By RUSSELL CONTRERAS, Associated Press
ALBUQUERQUE, N.M. (AP) — A wildfire in Gila National Forest burned through more timber and brush lands as it forced the evacuation of residents living near a privately owned ghost town in southwestern New Mexico, officials said.
Fueled by strong, erratic winds, the Whitewater-Baldy Complex fire burning through rugged and remote terrain grew Saturday to an estimated 100,000 acres, or more than 150 square miles. It was still 0 percent contained.
The evacuation of Mogollon, a privately owned ghost town, was ordered Saturday due to extreme wind.
Five helicopters and more than 600 firefighters from around the state were on hand to fight the blaze but still had to contend with "extreme conditions."
Cities, as far away as Albuquerque, remained under a health alert until Sunday afternoon due to smoke from the fire, which has spread across the state. State officials were warning residents during the Memorial Day weekend to limit outdoor activities, especially if smoke was visible.
The haze that blocked views of the Sandia Mountains in Albuquerque on Friday appeared to have decreased by early Saturday afternoon, but smoke continued to hang over parts of the city.
Meanwhile on Saturday, crews in Colorado battled a wildfire that has scorched more than 3,000 acres of rugged canyon land near the Colorado-Utah border. U.S. Forest Service spokesman Steve Segin said the fire started Friday afternoon and is burning in a remote area near Paradox. It is not threatening any structures, and no injuries have been reported.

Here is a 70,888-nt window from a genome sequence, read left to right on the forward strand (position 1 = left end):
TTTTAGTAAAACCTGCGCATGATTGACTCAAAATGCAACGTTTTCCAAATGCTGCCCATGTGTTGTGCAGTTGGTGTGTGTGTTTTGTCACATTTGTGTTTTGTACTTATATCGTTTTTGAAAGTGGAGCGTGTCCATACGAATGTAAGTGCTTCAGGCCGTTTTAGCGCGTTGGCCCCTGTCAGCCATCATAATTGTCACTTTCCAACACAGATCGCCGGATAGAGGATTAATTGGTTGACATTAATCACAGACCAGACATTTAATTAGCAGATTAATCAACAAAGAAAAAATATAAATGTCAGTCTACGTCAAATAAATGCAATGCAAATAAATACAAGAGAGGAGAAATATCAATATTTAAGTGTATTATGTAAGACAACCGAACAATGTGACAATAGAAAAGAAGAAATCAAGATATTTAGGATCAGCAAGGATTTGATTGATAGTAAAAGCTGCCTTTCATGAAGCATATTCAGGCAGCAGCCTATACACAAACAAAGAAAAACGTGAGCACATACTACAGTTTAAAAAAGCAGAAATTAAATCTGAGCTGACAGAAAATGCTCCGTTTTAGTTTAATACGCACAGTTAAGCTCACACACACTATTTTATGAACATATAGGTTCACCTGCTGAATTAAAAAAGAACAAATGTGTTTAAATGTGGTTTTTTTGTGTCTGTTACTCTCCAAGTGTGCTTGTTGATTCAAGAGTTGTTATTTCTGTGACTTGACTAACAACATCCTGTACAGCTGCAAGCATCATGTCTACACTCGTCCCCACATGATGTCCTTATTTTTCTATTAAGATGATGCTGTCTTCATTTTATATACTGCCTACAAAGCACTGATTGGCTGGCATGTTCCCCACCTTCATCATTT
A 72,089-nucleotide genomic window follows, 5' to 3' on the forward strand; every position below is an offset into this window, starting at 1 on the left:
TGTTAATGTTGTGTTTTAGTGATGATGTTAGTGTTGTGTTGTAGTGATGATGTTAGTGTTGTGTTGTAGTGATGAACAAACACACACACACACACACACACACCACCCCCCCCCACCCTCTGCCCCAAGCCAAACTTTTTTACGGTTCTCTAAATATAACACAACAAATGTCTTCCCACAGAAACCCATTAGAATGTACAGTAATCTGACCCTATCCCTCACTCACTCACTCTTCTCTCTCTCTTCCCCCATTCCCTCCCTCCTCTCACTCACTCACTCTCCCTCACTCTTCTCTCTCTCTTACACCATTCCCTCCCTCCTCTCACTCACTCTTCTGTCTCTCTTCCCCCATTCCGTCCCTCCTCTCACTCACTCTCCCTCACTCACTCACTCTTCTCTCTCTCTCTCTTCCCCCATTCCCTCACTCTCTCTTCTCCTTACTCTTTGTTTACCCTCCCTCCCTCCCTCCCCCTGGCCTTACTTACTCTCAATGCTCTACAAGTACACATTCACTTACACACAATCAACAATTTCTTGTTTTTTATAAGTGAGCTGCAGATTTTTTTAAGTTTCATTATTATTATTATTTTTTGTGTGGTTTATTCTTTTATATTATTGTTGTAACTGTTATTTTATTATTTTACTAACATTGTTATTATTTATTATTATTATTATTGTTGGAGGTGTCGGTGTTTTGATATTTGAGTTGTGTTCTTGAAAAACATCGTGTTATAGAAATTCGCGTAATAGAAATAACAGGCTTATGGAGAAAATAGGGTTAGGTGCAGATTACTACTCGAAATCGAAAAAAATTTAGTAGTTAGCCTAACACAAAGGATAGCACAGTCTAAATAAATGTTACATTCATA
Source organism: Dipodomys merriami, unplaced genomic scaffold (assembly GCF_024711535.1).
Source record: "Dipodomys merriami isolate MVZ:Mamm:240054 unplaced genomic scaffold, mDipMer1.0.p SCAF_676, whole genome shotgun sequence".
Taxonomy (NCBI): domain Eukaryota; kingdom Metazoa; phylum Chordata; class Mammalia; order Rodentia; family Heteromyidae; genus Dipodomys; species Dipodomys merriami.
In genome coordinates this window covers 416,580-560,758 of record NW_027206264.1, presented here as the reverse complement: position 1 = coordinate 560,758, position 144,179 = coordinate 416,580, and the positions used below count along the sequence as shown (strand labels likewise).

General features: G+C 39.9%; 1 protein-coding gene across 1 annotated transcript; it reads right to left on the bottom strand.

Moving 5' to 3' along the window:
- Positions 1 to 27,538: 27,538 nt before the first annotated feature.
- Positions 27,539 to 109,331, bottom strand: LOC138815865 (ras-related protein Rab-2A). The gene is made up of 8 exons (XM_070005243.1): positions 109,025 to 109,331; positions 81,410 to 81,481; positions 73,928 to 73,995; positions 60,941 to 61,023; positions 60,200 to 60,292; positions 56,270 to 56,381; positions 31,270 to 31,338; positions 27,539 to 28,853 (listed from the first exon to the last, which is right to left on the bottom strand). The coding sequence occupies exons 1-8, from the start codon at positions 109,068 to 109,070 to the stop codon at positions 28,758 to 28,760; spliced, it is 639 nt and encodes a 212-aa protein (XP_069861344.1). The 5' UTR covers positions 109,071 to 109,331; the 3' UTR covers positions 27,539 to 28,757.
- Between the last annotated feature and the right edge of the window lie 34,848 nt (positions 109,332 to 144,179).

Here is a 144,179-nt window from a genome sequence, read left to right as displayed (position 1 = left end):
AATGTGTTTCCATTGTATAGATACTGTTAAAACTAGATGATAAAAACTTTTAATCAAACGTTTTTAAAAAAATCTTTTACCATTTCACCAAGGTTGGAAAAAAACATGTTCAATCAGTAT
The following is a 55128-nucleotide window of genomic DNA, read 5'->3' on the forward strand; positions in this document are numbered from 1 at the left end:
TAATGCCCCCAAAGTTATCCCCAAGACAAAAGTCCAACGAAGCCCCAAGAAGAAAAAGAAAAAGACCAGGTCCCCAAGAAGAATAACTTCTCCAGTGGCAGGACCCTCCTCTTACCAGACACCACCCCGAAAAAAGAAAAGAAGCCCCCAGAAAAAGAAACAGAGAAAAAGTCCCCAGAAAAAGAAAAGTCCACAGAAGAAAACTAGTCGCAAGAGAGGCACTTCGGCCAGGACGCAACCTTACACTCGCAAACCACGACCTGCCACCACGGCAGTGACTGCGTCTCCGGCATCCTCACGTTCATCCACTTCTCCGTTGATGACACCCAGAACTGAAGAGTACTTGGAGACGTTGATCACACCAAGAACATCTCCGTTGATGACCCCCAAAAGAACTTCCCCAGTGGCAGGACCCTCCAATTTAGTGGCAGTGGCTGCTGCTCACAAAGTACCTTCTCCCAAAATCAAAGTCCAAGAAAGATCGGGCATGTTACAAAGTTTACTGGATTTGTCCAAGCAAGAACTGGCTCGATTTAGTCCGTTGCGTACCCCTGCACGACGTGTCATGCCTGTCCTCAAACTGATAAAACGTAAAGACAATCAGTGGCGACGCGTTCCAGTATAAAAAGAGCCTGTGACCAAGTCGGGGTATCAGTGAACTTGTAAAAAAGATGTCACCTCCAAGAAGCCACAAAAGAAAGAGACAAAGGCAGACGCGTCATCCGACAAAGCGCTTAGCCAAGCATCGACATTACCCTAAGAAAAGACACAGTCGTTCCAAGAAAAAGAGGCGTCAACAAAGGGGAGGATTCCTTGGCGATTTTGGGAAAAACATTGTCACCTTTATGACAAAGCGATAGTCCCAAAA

Shannon Borders, a spokeswoman for The Bureau of Land Management, said sheriff's deputies have evacuated the Buckeye Reservoir area, a popular recreation spot near the Utah border. The Rock Creek and Sinbad Valley areas also were evacuated.
In California, higher humidity and light winds were helping firefighters get ahead of a stubborn wildfire that has charred 4,100 acres of tinder-dry grass and brush in rural San Diego County.
The blaze near Shelter Valley was burning Saturday in steep, rocky terrain away from the town of Julian, said Thomas Shoots, spokesman for the California Department of Forestry and Fire Protection. It was 65 percent contained.
No injuries or damage to structures were reported, and the fire was not moving toward any homes as it burned southeast on Saturday.
Arizona fire officials said a cold front arriving over the state late Friday was providing additional relief to firefighters battling the Gladiator Fire, a blaze that has charred 16,000 acres and is now 40 percent contained. Electricity has been restored to some areas.
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